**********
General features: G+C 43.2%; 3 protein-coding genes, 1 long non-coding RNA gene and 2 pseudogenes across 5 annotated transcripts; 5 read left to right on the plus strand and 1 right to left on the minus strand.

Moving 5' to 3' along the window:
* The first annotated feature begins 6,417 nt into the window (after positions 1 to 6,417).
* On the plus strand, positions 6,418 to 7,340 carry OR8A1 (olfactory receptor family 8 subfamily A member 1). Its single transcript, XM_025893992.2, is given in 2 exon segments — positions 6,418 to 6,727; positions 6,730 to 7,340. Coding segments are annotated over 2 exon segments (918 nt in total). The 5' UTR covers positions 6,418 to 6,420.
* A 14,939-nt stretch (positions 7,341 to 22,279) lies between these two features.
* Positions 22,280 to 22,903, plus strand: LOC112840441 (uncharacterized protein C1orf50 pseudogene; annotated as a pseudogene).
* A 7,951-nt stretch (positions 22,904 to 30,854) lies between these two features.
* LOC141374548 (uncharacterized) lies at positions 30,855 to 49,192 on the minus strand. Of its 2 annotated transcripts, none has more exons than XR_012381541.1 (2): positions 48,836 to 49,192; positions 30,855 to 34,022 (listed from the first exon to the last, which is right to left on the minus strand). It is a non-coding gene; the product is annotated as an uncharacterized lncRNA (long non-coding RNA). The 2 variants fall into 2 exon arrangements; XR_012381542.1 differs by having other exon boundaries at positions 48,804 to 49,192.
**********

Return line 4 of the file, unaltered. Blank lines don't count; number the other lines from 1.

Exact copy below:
* On the plus strand, positions 6,418 to 7,340 carry OR8A1 (olfactory receptor family 8 subfamily A member 1). Its single transcript, XM_025893992.2, is given in 2 exon segments — positions 6,418 to 6,727; positions 6,730 to 7,340. Coding segments are annotated over 2 exon segments (918 nt in total). The 5' UTR covers positions 6,418 to 6,420.